Kanani said...

Well, if you're panhandling for money, chances are, you're not coming from a very good place either mentally or emotionally. We've had a couple of clients who are homeless who land in the hospital with long-festering problems.

Most of the people have absolutely nothing except for a shopping cart. Most don't even have an i.d. or if they do, it's decades old. They have no family ties --each giving up on each other mutually.

There are many who are there with various addictions that were drive in part due to undiagnosed disorders: bi polar, depression, anxiety, a general inability to fit in for whatever reason.

There are others who are there because of long term medical disabilities, and they've managed to slip though all the cracks of public assistance and now they're on the streets.

A few years ago, I volunteered in a food bank. The cases that were the worst, were those with families. It just impacted so terribly on the kids --often the parents had various underlying mental deficits or emotional probs, as well as addictions. I always felt helpless when seeing those kids. But at least our organization had lots for them --after school programs, weekend programs... all sorts of things.

Matty said...


I had a different experience at a soup kitchen once. And please know that I am not being combative either. I just wonder if their are some that DO take advantage of the system. I volunteered at a kitchen in a very depressed neighborhood in Holyoke Ma. No one worked. Kids on the street, Adults sitting on corners... But they always made it to the kitchen for lunch.

I swear, every one of them was very well spoken, albeit Spanish. Well mannered and IMPECCABLY dressed. Yes, I saw beautiful italian loafer shoes, sneakers on children that I can't afford to buy my kids. Designer everything. Rolex watches...I must say it bothered me. Not becuase I didn't or couldn't have it, but that many of us are busting our butts while, and I will say 'apparently', these people reap some reward. I was their for a whole summer and I saw little to any mental disorder, Bi-P, Sciz...behavior.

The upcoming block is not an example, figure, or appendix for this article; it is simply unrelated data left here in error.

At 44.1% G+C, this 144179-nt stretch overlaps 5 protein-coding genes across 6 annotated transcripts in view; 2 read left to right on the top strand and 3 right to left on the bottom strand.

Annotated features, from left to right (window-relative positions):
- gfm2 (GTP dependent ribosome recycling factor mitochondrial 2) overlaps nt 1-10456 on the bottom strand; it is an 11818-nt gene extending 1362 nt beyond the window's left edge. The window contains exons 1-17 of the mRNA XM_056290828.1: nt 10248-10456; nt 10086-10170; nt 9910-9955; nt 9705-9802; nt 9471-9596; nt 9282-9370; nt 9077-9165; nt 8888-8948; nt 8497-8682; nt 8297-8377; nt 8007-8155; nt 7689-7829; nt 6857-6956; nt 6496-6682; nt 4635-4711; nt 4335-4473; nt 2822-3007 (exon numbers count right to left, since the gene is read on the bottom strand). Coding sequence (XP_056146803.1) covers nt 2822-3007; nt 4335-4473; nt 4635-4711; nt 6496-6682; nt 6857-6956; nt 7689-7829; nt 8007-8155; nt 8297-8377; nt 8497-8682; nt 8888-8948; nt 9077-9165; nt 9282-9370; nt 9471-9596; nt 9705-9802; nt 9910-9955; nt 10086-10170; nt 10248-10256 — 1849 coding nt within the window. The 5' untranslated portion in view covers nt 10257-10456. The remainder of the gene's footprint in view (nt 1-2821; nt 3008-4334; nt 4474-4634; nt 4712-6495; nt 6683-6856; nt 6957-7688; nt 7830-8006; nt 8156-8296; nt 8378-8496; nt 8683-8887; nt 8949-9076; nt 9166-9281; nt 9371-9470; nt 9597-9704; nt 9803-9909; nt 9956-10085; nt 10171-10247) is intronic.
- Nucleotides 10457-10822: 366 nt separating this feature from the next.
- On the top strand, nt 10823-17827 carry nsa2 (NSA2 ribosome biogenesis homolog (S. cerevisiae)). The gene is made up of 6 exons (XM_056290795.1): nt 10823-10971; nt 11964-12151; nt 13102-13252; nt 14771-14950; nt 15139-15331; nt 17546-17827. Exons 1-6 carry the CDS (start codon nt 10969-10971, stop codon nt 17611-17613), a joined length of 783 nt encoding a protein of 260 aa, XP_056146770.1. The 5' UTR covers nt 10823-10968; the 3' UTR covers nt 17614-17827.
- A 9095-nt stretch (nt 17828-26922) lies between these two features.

Again, NOT trying to be argumentative to your posts but I cannot shake that feeling that some are just milking others. I find myself MUCH more ready to give to cancer foundations, muscular dystrophy, cystic fibrosis and the like. Thanks so much for reading and posting.

Kanani said...

Let's say you have a family of four living off an income that pays minimum wage or something close to it. Or they're here illegally and they're making money under the table and it's not even minimum wage.

With the preponderance of thrift stores, discounters and even housekeepers who are given ...that' right given... old clothes from employers, it's often difficult these days to judge someone from what their wearing in order to discern their true economic status (And it works both ways. How many of our kids' parents drive big fancy car, but are stretched to the limit with debt?).

So I'd say the working poor who use things like soup kitchens or services like "Second Harvest" aren't taking advantage. Many are truly trying to make ends meet.

That's why I like organizations like Habitat For Humanity, whose clients go through a screening process that most people would fail. They go through a finance program, and they have to help build the house and do future fundraising. It's giving back, and I think everyone feels better when this is a component of a program.